By Bill Neely
Deep in a dense forest in northern Nigeria, more than 200 young girls, some as young as 12, are beginning a second month in the hands of gangs of armed Islamist fanatics.
U.S. officials believe they have been split up into three groups, one of which their kidnappers captured on video. It is a video anguished parents watched this week, identifying, through their tears, more than 70 of their daughters.
Their plight has touched the hearts of people around the world. But in the country’s capital Abuja, one man appears unmoved. Nigeria’s President Goodluck Jonathan failed to make any comment on the girls’ kidnapping for three weeks.
This week his office announced that on Friday he would finally visit the village from where girls were abducted, Chibok in Borno state. The president would meet the girls’ parents. The stage was set for Jonathan to show he felt their pain and cared for his people, their children.
And then, on the morning he was meant to go, he canceled the trip.
The Nigerian president wouldn’t visit after all. He wouldn’t see the parents. He wouldn’t even see his soldiers, who, we are told, are searching for the girls. His aides suggested he was persuaded not to go by “security advise”. He’s going to Paris instead.
Since the day the girls were kidnapped, Jonathan hasn’t set foot in the state where it happened, never mind the boarding school where the girls were woken from their sleep and snatched by Boko Haram militants.
His wife Patience criticized the parents who were protesting the lack of effort in finding them. There are reports she even asked for one of the protest leaders to be arrested.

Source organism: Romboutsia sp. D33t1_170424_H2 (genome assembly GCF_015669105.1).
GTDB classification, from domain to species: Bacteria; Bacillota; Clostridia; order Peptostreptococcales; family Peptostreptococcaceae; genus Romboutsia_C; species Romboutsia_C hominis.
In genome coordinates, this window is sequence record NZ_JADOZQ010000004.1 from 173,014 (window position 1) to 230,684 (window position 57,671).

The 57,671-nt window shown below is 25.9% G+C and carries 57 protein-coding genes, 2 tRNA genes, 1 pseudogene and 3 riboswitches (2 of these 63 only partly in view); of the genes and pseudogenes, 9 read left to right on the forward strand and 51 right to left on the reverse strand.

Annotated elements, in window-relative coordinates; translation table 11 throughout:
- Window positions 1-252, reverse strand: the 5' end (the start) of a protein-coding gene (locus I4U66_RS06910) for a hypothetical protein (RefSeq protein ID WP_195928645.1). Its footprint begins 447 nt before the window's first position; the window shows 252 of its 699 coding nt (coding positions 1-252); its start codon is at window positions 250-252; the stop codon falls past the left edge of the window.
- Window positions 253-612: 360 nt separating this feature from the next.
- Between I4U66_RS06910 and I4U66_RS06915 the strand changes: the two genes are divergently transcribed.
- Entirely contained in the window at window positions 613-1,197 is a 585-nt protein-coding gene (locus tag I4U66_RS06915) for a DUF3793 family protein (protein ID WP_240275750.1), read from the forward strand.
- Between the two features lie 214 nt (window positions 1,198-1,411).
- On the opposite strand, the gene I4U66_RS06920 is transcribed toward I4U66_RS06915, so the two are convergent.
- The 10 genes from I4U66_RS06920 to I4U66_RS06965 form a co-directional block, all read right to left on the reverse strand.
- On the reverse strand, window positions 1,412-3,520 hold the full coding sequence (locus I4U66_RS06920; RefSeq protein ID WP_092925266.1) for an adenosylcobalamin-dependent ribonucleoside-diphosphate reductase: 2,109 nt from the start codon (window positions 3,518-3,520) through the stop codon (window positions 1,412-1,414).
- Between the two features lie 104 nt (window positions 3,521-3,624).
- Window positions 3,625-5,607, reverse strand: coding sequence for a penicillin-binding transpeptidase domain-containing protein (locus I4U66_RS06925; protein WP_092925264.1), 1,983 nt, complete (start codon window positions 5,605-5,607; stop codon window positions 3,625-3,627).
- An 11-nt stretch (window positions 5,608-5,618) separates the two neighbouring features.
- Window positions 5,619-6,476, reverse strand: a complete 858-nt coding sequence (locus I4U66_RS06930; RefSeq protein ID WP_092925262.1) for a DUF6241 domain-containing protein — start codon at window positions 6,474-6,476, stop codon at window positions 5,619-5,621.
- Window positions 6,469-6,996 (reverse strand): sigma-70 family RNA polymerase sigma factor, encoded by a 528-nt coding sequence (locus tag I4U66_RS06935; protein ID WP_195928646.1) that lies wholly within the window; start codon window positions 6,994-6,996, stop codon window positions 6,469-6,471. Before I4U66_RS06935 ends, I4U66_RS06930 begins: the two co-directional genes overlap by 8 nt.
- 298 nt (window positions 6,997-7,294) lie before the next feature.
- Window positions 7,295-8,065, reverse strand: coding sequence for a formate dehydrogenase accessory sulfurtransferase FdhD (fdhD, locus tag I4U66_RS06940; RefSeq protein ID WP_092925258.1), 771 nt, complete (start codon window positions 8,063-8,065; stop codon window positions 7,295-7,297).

Meanwhile her husband glibly told global leaders gathered in his capital for the World Economic Forum that the kidnapping had a silver lining; it would mean the end of terrorism in Nigeria.
It is a text book example of how not to respond to a national tragedy.
And this is no ordinary tragedy. This is one that threatens to further tarnish Nigeria’s already terrible reputation for governance and competence.
Africa’s most populous country, boasting the continent’s biggest army and its biggest economy, looks today like a laughingstock; a state that not only fails its citizens but callously fails even to acknowledge that there’s much of a problem.
Nigeria’s army said this week it had launched an operation to find and rescue the girls. It has offered no proof whatsoever that it’s doing this. On the same day, its army commander in the region was fired and replaced. His troops nearly mutinied during the week after Boko Haram attackers killed several of their comrades.
The Army, and the government, have been stung by strong criticism both at home and abroad this week.
The Governor of Borno State Kashim Shettima says the federal government has been “deaf, dumb and blind” to the threat posed by Boko Haram for three years.
In Washington, Nigeria’s military was heavily criticized by a senior U.S. Defense official. Alice Friend, the Pentagon’s top Africa official, told a Senate panel the Nigerian army was showing “real fear” in battling Boko Haram and couldn’t match their “brutality and violence,” preferring “to avoid coming into conflict with them.”
In another stinging remark she said “we cannot ignore that Nigeria can be an extremely challenging partner to deal with.”